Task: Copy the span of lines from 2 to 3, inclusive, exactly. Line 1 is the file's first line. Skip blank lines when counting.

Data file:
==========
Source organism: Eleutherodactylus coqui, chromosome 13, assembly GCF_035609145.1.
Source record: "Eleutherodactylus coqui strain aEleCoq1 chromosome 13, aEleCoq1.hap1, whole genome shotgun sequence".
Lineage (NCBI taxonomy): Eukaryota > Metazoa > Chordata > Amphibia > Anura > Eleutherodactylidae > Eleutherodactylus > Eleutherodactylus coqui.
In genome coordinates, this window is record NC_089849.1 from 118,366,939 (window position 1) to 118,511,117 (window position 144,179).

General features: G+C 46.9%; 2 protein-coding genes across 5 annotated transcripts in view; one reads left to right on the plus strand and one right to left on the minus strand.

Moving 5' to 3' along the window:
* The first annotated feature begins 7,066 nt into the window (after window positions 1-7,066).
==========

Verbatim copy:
Source record: "Eleutherodactylus coqui strain aEleCoq1 chromosome 13, aEleCoq1.hap1, whole genome shotgun sequence".
Lineage (NCBI taxonomy): Eukaryota > Metazoa > Chordata > Amphibia > Anura > Eleutherodactylidae > Eleutherodactylus > Eleutherodactylus coqui.